Posted in Everyday Musings, Lighter Topics, Published Writing, The Old Days

My Love Letter to Mt. Pleasant, SC – featured on

Check out my guest post at where I write about how the changes in, the growth of my small-town Mt. Pleasant, SC, is an opportunity for long-time natives to activate our history, not simply hold it sacred and separate from collaboration with our newer neighbors to shape our town’s future.

Thank you to Angela Wicke and Emily Gildea for inviting me to carefully consider what loving my small town really means in a tangible and shareable way.

Posted in Ghost Writer, Lighter Topics, Small Business Tips

How to Be the Biggest Cleaning Business in Town

Sara Martin, owner of phCleanStarting out in a small town didn’t mean phClean owner Sara Martin had to be just another small town business.

CBT: When, why and how did you get your start in the cleaning industry and with phClean? 

SM: My dad was a farmer, and I married my first husband after three years of university classes in early childhood education. I didn’t know much about working at a “real 9-5 job with benefits,” but I worked out of my home to assist my property manager husband, taking our then-toddler with me to show apartments, take calls, deal with tenants. As our property management business got bigger, we moved into a real office, traveled a lot, had a fun life, drove fancy cars and even had our own “cleaning lady” for a few years. But I couldn’t balance a checkbook and never really knew how much money we had; I left that all to my husband.

But in 2006, I found myself a single, stay-at-home-mom who didn’t have a college degree or a job history! My husband left me to get a job and raise our daughter on my own. Since I wanted to keep my daughter at home and homeschool a bit longer, I emailed all of the contacts on our old country club mailing list: “My hubby left me and told me to get a job, so HEY – I am cleaning homes!” And I drove up to those homes to clean them…in my Mercedes…at least, until it was taken away. And that’s how I got started in the cleaning industry.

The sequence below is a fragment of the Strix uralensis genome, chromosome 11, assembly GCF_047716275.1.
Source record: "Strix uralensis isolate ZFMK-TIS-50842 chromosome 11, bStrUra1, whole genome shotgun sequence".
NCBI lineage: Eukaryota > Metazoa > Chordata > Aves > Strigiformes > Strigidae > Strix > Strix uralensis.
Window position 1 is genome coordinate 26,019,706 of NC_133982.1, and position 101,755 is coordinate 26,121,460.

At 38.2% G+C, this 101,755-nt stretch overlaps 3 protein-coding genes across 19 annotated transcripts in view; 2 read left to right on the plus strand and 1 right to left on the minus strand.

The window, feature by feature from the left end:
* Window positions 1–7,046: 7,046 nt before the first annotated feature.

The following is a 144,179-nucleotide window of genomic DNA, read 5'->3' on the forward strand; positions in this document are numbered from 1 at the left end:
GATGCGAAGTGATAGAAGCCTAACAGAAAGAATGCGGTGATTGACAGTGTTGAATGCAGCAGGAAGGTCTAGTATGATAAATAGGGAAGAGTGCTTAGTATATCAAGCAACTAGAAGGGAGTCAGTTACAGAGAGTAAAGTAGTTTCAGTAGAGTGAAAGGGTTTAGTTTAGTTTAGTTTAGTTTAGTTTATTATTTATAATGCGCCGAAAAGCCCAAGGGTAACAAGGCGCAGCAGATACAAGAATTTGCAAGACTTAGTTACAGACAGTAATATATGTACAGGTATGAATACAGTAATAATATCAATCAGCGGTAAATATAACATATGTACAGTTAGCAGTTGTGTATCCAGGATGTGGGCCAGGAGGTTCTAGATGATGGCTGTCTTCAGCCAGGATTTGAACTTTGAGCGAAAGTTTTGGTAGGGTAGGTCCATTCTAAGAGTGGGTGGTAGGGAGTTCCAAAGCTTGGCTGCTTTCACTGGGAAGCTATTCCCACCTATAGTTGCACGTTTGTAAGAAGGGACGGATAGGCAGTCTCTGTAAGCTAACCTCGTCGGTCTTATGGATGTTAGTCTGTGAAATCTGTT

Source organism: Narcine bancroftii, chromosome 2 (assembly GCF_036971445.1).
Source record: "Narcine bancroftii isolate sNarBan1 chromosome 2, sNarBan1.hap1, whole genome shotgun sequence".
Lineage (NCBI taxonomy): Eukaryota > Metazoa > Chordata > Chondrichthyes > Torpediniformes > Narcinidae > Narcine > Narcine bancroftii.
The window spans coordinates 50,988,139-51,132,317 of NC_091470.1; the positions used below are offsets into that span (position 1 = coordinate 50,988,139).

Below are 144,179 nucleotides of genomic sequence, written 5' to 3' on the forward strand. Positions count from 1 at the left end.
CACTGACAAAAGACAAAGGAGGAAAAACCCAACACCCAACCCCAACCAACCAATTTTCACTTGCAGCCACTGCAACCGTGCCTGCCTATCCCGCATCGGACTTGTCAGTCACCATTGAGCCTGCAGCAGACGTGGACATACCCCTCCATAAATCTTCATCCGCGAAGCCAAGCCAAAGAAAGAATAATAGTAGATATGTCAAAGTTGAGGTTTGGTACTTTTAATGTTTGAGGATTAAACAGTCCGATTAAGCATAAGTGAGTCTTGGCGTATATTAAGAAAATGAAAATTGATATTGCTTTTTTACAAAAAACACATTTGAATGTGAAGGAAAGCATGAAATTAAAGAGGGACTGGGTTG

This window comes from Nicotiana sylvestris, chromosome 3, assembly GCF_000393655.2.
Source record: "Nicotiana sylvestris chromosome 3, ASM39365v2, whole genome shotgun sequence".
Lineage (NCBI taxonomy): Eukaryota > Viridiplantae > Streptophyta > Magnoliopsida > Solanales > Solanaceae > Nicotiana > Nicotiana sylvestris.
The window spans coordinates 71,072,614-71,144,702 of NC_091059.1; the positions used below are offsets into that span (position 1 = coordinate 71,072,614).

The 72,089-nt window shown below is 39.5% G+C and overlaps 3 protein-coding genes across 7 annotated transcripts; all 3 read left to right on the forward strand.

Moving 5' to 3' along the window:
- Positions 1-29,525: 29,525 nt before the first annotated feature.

I started out cleaning homes alone in 2006, and this gave me pocket money and enough money to finish a degree at Iowa State University. But It wasn’t until I hired my first real, legal employee and started advertising in 2008 that I decided to do this for real.

CBT: You started with one location and today have two. What’s your process – your strategic leader thought process – when you’re considering “getting bigger” and what does that mean for you? To what do you attribute your fast growth?

SM: In 2008, two years after I booked my first cleaning job, I decided this should be a real business. I wasn’t cleaning any homes by then; I had hired part time people to help and had found my start-up resources:, Debbie Sardone’s programs and ARCSI.

As I had hired my helpers, I was using the solo cleaner model, and I kept that as I listened to all the CDs I could, downloaded all of the material I could and went for it.

I believe the reason I was able to grow fast and strong is that I did not clean. Rather, I treated my business like a business from the beginning, advertising right away with both grass roots and paid advertising. And since our home market is small, that also meant no competition, or at least not competition that was bringing it to a professional level.

Our first “home” location is in a college town, Ames IA, with a population of 58,000. But since this includes the ISU students, the “real” residents number closer to 30,000. Looking at the population and demographics, I predict we have to start hitting a ceiling soon with growth. We also have no real competition (too small for a franchise), but that doesn’t mean someone won’t try to horn in soon. If I am going to keep growing – as opposed to sustaining – I need a larger venue, and our second location in Ankeny has that, while only being 30 minutes away; this allows us to share staff and resources while it is starting out.

CBT: Originally, your company was named Professional Home Ames, but you’ve rebranded to phClean. What prompted you to change the name and rebrand your company? What benefits or disadvantages have you experienced from the change?

SM: The name you choose for your business when you are sitting at home with no experience is WAY different than the one you SHOULD have chosen! In the beginning, I wanted to present as professional, and our town is Ames, but “professionalhomeames” is a really long thing to type. And when I began to realize we really could grow out of the town, I knew I needed to switch.

I made the change incrementally, and stayed with the same green circle we had been using, just tweaking it so it remained identifiable. phClean gets the town name out, puts the word “clean” in, and we trademarked it! Now it is a brand name we can use in any town (or state), and it is short and sweet.